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Rounding up the Usual Suspects
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SIFF's capsule summary: "Seattle's most exclusive film club. See movies that no other audience (anywhere!) can watch."
SIFF link: Secret Festival #3

The whole point of the Secret Festival is that people who see them sign a pledge not to discuss the films with anyone except others who have signed the pledge. So I'm not telling what film showed.

5 Fair Although I'm not allowed to reveal what the film was, I can say whether I liked it. As a selection for Secret, I thought it was a good choice, but I wasn't all that impressed with the film.

Overall, I rate the film fair.

Languages: Secret.

Rating: Secret.

Screening: 7 pm, SIFF Cinema at the Egyptian.
Audience: mostly full crowd, 575 seats (450 main, 125 balcony).

Snacks: none.

Ads and announcements:

  • SIFF 2019 trailer — I only recognize a few of the films featured in this one, so far.
  • Thank you, volunteers — Time for applause.
  • in-person announcement — Beth Barrett introduced the film, with a stronger than usual request to honor the secrecy pledge.
  • Guess the cinematic dish clip — This series of guess-the-film clips are pretty good, but they could use more of them to be less repetitious.

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SIFF's capsule summary: "One of America's favorite character actresses, Regina Hall has found much of her success in the most difficult of onscreen endeavors—making people laugh. An actor, activist, spokesperson, and journalist, her body of work is as broad as it is deep in a career that spans nearly three decades. From her career-launching performance in the Scary Movie franchise to her recent dramatic work in such films as Support the Girls and The Hate U Give, her versatility and commitment as an actress is renowned and cherished by all who collaborate with her." (180 minutes)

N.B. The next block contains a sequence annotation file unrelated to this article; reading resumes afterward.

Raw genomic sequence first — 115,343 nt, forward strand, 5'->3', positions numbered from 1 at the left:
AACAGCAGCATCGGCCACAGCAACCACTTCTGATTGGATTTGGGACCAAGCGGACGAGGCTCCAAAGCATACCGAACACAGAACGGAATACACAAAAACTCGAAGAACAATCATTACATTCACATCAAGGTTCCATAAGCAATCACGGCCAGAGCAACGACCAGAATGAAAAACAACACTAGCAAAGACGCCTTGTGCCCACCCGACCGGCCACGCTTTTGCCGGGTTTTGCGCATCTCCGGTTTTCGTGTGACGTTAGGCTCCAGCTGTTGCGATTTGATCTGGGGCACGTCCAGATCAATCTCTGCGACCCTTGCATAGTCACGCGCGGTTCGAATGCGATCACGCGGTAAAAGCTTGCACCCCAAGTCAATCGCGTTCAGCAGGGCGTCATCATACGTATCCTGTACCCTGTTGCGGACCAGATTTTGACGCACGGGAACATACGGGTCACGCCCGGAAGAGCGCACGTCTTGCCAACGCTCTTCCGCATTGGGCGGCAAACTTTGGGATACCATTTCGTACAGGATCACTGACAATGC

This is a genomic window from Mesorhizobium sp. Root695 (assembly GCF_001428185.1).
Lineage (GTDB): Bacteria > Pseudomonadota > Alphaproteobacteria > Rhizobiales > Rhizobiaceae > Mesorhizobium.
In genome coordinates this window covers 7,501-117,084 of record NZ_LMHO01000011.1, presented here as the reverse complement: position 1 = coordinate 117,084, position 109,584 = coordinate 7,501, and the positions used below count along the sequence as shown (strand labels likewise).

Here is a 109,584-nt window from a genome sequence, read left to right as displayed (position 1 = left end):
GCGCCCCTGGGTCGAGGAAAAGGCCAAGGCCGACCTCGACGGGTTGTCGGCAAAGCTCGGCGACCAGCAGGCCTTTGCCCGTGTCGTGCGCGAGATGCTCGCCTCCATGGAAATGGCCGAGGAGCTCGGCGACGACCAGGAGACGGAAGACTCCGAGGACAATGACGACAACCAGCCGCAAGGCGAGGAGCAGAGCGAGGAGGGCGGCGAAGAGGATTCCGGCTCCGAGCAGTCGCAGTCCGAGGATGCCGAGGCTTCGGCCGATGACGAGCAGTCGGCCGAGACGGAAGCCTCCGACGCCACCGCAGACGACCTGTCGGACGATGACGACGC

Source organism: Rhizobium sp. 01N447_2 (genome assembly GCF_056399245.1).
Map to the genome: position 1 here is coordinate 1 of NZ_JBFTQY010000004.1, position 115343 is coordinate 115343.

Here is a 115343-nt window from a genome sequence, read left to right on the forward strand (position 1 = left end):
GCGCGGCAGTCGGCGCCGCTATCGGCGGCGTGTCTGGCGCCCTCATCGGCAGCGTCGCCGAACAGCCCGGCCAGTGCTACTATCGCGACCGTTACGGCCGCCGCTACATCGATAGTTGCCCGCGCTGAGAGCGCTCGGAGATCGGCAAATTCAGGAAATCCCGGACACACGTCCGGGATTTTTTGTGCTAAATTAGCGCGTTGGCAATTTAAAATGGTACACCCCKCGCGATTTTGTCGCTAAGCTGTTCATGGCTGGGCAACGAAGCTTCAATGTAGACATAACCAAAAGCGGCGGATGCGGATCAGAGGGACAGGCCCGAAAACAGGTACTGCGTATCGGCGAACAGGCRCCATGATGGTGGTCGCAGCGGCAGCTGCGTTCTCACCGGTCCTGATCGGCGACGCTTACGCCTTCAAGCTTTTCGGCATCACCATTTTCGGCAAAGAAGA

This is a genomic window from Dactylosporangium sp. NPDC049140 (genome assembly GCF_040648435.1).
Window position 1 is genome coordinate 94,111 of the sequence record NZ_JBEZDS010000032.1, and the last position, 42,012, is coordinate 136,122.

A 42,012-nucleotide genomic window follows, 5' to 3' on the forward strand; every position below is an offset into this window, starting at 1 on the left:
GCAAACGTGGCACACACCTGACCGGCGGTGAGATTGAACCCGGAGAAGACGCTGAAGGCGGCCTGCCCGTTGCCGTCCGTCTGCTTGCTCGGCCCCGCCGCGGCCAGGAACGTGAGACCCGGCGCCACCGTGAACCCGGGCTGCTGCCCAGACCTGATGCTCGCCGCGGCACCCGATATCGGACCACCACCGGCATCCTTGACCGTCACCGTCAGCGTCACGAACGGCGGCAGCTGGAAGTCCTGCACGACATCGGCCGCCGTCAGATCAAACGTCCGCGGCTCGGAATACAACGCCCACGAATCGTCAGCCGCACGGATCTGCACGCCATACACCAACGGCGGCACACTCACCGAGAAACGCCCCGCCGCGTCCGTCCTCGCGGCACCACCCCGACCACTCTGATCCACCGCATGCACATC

SIFF link: A Tribute to Regina Hall

This event began with a montage of clips from Regina Hall films. It included a film I saw at SIFF back before I started going to more than a few films per festival, Love and Basketball (2000).

Next, she was presented the 2019 Seattle International Film Festival Award for Outstanding Achievement in Cinema. It's a pretty cool trophy, and she looked quite pleased with it.

The main event, for us at least, was a conversation with Regina Hall about her life and career, moderated by editor Jacqueline Coley from Rotten Tomatoes. Regina Hall did one of the better appearances (top quarter) SIFF has had in their featured afternoon event, and did it without much guidance from the moderator. I wish I had recorded it, but I knew it would be longer than the typical post-film Q-and-A, and my arm would have tired out from holding my phone-camera.

After an intermission, Hall's 2018 film Support the Girls, directed by Andrew Bujalski, was scheduled, but "J" and I heard that it was already available by streaming, so we ducked out to see Carmen and Lola instead, with a detour through the SIFF Lounge.